3. Box sets may include Australian and foreign titles. Although these sets are counted as a single title for ranking purposes, their units and value are apportioned according to the origin of discrete titles in the collection.
4. TV drama comprises scripted productions excluding children’s programming. It does not include documentary and light entertainment TV shows.
5. Includes P and C drama classification programs.
6. The origin for titles in the music genre has been sourced from Australian Recording Industry Association (ARIA).

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2005

Program type Top 1,000 video sales of all program types
Titles2 (no.) Units3 (no.) Retail value3 ($)
All Aust. % Aust. All Aust. % Aust. All Aust. % Aust.
All program types 1,000 96 9.6% 22,069,093 1,697,865 7.7% $557,928,172 $44,682,689 8.0%
Movie 597 20 3.4% 16,510,308 415,235 2.5% $339,542,160 $7,072,338 2.1%
TV drama4 263 24 9.1% 3,304,649 286,085 8.7% $159,536,815 $14,074,820 8.8%
Documentary 14 2 14.3% 111,518 21,666 19.43% $4,921,518 $738,410 15.0%
Light ent. 21 10 47.6% 445,463 227,008 51.0% $10,583,977 $5,756,713 54.4%
Children’s 5 29 21 72.4% 509,244 392,055 77.0% $9,997,147 $7,070,200 70.7%
Music6 68 16 28.9% 1,126,556 321,245 28.5% $30,972,267 $8,950,465 28.9%
Sport 8 3 37.5% 61,355 34,571 56.4% $2,374,289 $1,019,744 43.0%

Retail value of Australian titles on video, by program type, 2005

Graph: Retail value of Australian titles on video, by program type, 2005. The prior table provides the data.

Source: Australian Film Commission (AFC) analysis of GfK Retail and Technology Australia data.

Notes:
Australian titles are those under Australian creative control, including domestic productions, official co-productions and other productions involving shared creative control, i.e. with a mix of Australians in key creative positions.
1. Based on a non-extrapolated sample of DVD and VHS sales from approximately 85 per cent of Australian retailers: see About the data Archived: Australian content: Video sales.
2. Refers to the number of individual and box set titles sold during each calendar year (first-release titles issued that year and continued sales of previously issued titles). This may include multiple editions and multiple formats of the same content.
3. Box sets may include Australian and foreign titles. Although these sets are counted as a single title for ranking purposes, their units and value are apportioned according to the origin of discrete titles in the collection.
4. TV drama comprises scripted productions excluding children’s programming. It does not include documentary and light entertainment TV shows.
5. Includes P and C drama classification programs.
6. The origin for titles in the music genre has been sourced from Australian Recording Industry Association (ARIA).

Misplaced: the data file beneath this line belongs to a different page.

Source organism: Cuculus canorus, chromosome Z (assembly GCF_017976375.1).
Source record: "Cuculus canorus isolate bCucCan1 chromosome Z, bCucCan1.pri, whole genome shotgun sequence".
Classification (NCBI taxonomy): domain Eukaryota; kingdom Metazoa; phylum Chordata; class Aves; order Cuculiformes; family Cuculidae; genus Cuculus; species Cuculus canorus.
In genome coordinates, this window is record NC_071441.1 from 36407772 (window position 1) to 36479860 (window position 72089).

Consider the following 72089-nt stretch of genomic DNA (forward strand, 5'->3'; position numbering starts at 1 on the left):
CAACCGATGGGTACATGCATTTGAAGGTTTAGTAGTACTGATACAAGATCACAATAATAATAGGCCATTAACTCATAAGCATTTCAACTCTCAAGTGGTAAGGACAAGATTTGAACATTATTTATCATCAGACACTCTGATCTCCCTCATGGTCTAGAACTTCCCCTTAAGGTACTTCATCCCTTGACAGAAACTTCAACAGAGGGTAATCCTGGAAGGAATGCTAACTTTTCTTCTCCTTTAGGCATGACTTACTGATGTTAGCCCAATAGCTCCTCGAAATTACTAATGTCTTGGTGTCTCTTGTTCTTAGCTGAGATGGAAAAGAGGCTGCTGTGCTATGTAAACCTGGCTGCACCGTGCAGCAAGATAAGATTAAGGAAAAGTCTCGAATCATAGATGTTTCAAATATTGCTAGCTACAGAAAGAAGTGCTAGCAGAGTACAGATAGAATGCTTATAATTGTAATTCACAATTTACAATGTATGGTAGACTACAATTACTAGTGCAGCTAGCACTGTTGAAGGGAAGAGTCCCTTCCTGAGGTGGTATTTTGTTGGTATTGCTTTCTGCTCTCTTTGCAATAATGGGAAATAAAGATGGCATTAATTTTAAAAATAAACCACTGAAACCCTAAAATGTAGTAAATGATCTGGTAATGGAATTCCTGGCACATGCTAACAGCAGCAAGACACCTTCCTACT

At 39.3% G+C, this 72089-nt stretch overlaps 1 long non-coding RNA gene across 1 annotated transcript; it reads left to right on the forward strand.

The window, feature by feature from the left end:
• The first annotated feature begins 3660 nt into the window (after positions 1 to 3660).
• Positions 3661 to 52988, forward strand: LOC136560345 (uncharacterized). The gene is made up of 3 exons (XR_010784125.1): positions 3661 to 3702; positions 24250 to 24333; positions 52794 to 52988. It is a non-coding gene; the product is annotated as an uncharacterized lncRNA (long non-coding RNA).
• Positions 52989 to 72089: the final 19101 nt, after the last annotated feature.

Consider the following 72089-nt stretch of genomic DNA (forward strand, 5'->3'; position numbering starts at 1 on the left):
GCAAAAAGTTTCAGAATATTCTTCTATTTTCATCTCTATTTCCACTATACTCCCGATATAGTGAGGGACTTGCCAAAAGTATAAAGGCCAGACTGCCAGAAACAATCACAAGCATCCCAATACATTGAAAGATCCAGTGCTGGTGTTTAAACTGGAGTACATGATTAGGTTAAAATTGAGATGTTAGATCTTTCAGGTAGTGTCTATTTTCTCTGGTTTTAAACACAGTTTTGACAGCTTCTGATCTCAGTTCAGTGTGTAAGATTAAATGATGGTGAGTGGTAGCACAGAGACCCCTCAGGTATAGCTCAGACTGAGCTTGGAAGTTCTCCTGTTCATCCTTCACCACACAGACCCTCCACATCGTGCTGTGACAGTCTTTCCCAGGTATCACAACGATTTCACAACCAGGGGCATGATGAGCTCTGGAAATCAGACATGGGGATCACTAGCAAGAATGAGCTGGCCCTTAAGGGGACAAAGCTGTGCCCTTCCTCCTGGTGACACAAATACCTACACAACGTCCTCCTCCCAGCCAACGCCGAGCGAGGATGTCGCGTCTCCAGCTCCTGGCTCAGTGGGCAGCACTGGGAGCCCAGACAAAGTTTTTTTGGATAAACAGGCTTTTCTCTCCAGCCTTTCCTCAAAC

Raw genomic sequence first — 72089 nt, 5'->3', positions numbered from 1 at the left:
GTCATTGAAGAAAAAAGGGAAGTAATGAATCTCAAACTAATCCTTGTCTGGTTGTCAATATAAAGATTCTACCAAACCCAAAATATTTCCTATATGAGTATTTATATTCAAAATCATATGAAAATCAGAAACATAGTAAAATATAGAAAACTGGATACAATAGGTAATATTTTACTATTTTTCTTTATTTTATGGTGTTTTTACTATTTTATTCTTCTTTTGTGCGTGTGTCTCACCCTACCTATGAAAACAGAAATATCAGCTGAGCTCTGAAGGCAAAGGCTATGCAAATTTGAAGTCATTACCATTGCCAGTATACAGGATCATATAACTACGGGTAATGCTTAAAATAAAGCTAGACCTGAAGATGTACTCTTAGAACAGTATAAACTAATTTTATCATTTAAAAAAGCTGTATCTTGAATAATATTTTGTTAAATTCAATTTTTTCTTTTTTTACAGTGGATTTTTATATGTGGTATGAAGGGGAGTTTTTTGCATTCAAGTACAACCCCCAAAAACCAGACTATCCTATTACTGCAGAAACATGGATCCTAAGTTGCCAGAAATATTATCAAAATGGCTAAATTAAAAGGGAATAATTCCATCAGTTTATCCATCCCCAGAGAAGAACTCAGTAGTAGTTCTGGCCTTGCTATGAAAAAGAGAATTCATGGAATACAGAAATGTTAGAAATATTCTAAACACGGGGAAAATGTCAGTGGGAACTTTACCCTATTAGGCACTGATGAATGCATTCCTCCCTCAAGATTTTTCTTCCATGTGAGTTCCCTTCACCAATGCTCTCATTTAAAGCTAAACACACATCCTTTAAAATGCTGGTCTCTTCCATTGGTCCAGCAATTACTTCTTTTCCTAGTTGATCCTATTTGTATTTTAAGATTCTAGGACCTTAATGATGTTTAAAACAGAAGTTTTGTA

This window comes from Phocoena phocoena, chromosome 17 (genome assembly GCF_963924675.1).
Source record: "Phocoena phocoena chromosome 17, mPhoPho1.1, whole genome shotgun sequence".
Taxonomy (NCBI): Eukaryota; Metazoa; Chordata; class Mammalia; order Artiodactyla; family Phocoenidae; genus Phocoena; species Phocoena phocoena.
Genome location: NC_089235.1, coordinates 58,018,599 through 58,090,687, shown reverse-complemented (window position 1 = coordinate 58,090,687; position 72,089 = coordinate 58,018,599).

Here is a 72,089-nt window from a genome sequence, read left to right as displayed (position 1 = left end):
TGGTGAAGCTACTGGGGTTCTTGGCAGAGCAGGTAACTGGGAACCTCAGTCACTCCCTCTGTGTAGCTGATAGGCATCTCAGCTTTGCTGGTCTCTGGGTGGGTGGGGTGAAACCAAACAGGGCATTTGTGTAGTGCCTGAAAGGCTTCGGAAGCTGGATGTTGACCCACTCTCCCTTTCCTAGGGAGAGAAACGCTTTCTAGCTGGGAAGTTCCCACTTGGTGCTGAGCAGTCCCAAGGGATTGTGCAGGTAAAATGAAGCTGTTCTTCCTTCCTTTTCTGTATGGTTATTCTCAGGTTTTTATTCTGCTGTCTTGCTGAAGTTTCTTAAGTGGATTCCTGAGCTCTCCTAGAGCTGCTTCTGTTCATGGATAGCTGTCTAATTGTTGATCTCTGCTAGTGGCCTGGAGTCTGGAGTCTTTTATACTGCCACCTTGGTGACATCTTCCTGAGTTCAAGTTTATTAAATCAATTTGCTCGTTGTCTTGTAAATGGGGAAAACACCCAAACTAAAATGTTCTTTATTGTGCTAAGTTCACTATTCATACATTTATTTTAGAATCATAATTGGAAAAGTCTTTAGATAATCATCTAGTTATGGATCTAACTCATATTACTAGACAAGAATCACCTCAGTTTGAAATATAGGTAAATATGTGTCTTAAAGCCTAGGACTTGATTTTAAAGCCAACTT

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2004

Program type Top 1,000 video sales of all program types
Titles2 (no.) Units3 (no.) Retail value3 ($)
All Aust. % Aust. All Aust. % Aust. All Aust. % Aust.
All program types 1,000 111 11.1% 23,267,345 2,077,043 8.9% $621,794,608 $53,327,704 8.6%
Movie 631 28 4.4% 18,309,898 635,975 3.5% $437,394,930 $13,006,632 3.0%
TV drama4 193 16 8.3% 2,190,164 238,494 10.9% $112,051,271 $11,695,827 10.4%
Documentary 14 3 21.4% 149,563 35,255 23.6% $5,447,443 $1,182,430 21.7%
Light ent. 25 17 68.0% 483,767 372,929 77.1% $13,700,611 $10,404,190 75.9%
Children’s 5 35 26 74.3% 610,031 465,833 76.4% $12,266,213 $8,449,885 68.9%
Music6 97 19 19.6% 1,484,777 313,544 21.1% $39,479,387 $8,162,281 20.7%
Sport 5 2 40.0% 39,145 15,013 38.4% $1,454,753 $426,460 29.3%

Retail value of Australian titles on video by program type, 2004

Graph: Retail value of Australian titles on video, by program type, 2004. The prior table provides the data.

Source: Australian Film Commission (AFC) analysis of GfK Retail and Technology Australia data.

Notes:
Australian titles are those under Australian creative control, including domestic productions, official co-productions and other productions involving shared creative control, i.e. with a mix of Australians in key creative positions.
1. Based on a non-extrapolated sample of DVD and VHS sales from approximately 85 per cent of Australian retailers: see About the data Archived: .
2. Refers to the number of individual and box set titles sold during each calendar year (first-release titles issued that year and continued sales of previously issued titles). This may include multiple editions and multiple formats of the same content.
3. Box sets may include Australian and foreign titles. Although these sets are counted as a single title for ranking purposes, their units and value are apportioned according to the origin of discrete titles in the collection.
4. TV drama comprises scripted productions excluding children’s programming. It does not include documentary and light entertainment TV shows.
5. Includes P and C drama classification programs.
6. The origin for titles in the music genre has been sourced from Australian Recording Industry Association (ARIA).